Outcomes of non-metastatic colon cancer patients in relationship to socioeconomic status: an analysis of SEER census tract-level socioeconomic database
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To evaluate the outcomes of non-metastatic colon cancer patients in relation to the socioeconomic status (SES) at diagnosis based on the Surveillance, Epidemiology, and End Results (SEER) census tract level-SES database.
SEER SES census tract level database represents a specially designed database to integrate different aspects of SES among cancer patients. It reports a composite SES index for each patient. Patients were then stratified into three SES groups. Patients with a non-metastatic colon cancer diagnosis, diagnosed (2004–2015), and who were included in this specialized database were included in the current study. Multivariate Cox regression analysis was used to assess the impact of SES index on colon cancer-specific survival.
A total of 80,121 patients with non-metastatic colon cancer were included in the current study. Comparing patients in the lower SES group with patients in the higher SES group, patients with lower SES were more likely to have a younger age at presentation (P < 0.001), black race (P < 0.001) and more advanced stage at presentation (P < 0.001). The impact of the SES on colon cancer-specific survival was evaluated through multivariate Cox regression analysis adjusted for age, sex, race, stage, and colon cancer side. Lower SES was associated with worse colon cancer-specific survival (hazard ratio for group 1 versus group 3: 1.257; 1.190–1.328; P < 0.001). Interaction testing between race (black race versus white race) and SES was non-significant (P = 0.932).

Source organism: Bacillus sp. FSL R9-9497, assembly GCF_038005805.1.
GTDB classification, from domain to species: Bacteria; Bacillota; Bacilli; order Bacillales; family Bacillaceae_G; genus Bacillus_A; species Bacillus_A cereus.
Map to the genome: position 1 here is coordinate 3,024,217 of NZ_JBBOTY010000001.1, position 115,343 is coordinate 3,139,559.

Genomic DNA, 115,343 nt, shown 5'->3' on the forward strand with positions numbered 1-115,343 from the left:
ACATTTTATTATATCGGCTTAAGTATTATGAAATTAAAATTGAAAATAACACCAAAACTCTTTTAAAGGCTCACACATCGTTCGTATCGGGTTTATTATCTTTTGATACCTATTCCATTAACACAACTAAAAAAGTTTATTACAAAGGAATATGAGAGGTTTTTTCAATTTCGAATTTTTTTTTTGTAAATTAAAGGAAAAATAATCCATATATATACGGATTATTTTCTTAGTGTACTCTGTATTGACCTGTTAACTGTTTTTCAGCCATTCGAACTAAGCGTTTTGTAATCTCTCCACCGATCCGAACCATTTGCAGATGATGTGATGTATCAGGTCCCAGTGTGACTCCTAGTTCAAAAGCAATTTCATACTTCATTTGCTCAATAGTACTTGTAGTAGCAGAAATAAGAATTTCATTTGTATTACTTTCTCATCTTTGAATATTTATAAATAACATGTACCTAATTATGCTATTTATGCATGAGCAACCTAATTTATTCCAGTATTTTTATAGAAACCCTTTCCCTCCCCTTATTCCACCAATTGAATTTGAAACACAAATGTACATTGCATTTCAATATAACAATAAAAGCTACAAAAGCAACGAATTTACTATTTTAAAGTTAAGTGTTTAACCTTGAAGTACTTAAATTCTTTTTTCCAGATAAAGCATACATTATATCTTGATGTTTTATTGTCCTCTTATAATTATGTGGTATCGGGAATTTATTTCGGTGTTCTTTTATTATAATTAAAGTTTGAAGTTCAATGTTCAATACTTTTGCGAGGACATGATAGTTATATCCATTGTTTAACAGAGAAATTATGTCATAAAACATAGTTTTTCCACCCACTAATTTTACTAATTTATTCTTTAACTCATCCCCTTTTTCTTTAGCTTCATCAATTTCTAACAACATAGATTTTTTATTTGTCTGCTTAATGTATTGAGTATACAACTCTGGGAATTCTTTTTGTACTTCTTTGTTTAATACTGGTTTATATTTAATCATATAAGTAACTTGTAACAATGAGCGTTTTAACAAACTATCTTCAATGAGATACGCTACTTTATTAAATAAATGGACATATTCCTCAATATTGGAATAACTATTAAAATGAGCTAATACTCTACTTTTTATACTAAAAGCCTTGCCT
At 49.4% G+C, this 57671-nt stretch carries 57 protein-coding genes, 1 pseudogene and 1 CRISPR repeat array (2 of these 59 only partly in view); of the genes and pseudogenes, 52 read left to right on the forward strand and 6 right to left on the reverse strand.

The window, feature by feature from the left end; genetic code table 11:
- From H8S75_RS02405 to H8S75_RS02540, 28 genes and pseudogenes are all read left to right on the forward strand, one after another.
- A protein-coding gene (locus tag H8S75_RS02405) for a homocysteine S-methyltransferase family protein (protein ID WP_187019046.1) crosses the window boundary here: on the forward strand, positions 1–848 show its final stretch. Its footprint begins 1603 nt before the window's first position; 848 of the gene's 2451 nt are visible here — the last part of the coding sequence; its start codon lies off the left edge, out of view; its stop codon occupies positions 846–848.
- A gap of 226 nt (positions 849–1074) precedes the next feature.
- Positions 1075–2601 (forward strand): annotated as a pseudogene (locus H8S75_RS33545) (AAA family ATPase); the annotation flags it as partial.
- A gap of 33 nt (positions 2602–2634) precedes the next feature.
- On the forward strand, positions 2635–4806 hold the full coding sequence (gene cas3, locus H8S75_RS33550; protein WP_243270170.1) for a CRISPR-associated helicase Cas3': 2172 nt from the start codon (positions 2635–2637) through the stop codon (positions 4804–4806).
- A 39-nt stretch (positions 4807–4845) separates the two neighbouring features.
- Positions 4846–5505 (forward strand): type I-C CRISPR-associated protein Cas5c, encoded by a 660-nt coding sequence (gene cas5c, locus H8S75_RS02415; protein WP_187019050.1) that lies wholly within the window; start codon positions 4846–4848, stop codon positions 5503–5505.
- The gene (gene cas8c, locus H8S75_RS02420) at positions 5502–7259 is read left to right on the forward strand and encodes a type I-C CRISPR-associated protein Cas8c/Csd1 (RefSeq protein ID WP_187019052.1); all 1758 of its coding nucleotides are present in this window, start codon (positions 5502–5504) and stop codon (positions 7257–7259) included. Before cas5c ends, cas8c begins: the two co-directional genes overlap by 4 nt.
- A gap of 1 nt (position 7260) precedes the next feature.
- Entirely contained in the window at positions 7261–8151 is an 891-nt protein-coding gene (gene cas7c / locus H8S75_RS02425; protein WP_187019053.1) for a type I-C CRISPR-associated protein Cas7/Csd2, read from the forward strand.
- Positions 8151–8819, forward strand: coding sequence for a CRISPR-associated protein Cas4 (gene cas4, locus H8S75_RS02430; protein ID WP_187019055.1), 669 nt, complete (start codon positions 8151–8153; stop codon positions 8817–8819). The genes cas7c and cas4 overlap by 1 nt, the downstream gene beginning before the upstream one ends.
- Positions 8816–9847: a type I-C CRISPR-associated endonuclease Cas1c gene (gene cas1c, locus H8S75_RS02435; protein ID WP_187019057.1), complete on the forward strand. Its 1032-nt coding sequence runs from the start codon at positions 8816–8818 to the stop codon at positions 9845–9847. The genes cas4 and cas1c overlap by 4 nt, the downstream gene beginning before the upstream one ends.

Lower SES is associated with worse colon cancer-specific survival among non-metastatic colon cancer patients.
KeywordsColon cancer SES status SES database Outcomes Mortality
This study is based on the NCI-SEER specialized database for census-tract level SES data.
This study was not funded.
Compliance with ethical standards:
Conflict of interest
No author has any conflict of interest.
All procedures performed in studies involving human participants were in accordance with the ethical standards of the institutional and/or national research committee and with the 1964 Helsinki declaration and its later amendments or comparable ethical standards. As this study is based on a publicly available dataset, IRB approval was not required for it.
As this study is based on a publicly available database without identifying patient information, informed consent was not needed.
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